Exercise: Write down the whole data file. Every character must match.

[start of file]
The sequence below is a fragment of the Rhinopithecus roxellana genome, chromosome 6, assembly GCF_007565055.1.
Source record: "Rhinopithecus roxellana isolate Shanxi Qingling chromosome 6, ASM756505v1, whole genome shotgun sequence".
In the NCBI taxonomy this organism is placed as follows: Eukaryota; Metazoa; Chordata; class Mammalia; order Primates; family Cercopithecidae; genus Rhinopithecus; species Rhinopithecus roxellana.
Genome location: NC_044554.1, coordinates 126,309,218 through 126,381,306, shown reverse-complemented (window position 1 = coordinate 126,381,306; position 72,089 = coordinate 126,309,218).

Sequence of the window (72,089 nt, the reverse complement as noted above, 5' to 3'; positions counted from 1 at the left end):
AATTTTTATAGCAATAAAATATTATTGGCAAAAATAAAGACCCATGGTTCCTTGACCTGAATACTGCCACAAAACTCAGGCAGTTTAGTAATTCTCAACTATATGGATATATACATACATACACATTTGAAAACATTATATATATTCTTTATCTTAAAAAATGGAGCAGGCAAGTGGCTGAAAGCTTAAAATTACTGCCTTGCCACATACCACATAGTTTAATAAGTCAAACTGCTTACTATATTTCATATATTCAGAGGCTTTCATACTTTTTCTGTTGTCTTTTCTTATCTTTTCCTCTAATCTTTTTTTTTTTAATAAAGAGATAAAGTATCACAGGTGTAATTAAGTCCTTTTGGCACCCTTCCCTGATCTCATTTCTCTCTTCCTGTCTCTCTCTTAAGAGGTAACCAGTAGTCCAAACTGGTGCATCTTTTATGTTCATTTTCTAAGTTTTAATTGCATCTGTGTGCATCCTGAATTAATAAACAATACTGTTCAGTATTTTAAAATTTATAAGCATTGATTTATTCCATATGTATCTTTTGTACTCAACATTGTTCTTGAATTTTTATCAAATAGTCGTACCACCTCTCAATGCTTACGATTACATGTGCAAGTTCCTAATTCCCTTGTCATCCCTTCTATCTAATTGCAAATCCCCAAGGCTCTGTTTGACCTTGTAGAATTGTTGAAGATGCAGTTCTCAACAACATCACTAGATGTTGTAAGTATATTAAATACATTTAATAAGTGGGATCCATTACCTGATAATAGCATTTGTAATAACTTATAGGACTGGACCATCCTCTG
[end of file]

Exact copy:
The sequence below is a fragment of the Rhinopithecus roxellana genome, chromosome 6, assembly GCF_007565055.1.
Source record: "Rhinopithecus roxellana isolate Shanxi Qingling chromosome 6, ASM756505v1, whole genome shotgun sequence".
In the NCBI taxonomy this organism is placed as follows: Eukaryota; Metazoa; Chordata; class Mammalia; order Primates; family Cercopithecidae; genus Rhinopithecus; species Rhinopithecus roxellana.
Genome location: NC_044554.1, coordinates 126,309,218 through 126,381,306, shown reverse-complemented (window position 1 = coordinate 126,381,306; position 72,089 = coordinate 126,309,218).

Sequence of the window (72,089 nt, the reverse complement as noted above, 5' to 3'; positions counted from 1 at the left end):
AATTTTTATAGCAATAAAATATTATTGGCAAAAATAAAGACCCATGGTTCCTTGACCTGAATACTGCCACAAAACTCAGGCAGTTTAGTAATTCTCAACTATATGGATATATACATACATACACATTTGAAAACATTATATATATTCTTTATCTTAAAAAATGGAGCAGGCAAGTGGCTGAAAGCTTAAAATTACTGCCTTGCCACATACCACATAGTTTAATAAGTCAAACTGCTTACTATATTTCATATATTCAGAGGCTTTCATACTTTTTCTGTTGTCTTTTCTTATCTTTTCCTCTAATCTTTTTTTTTTTAATAAAGAGATAAAGTATCACAGGTGTAATTAAGTCCTTTTGGCACCCTTCCCTGATCTCATTTCTCTCTTCCTGTCTCTCTCTTAAGAGGTAACCAGTAGTCCAAACTGGTGCATCTTTTATGTTCATTTTCTAAGTTTTAATTGCATCTGTGTGCATCCTGAATTAATAAACAATACTGTTCAGTATTTTAAAATTTATAAGCATTGATTTATTCCATATGTATCTTTTGTACTCAACATTGTTCTTGAATTTTTATCAAATAGTCGTACCACCTCTCAATGCTTACGATTACATGTGCAAGTTCCTAATTCCCTTGTCATCCCTTCTATCTAATTGCAAATCCCCAAGGCTCTGTTTGACCTTGTAGAATTGTTGAAGATGCAGTTCTCAACAACATCACTAGATGTTGTAAGTATATTAAATACATTTAATAAGTGGGATCCATTACCTGATAATAGCATTTGTAATAACTTATAGGACTGGACCATCCTCTG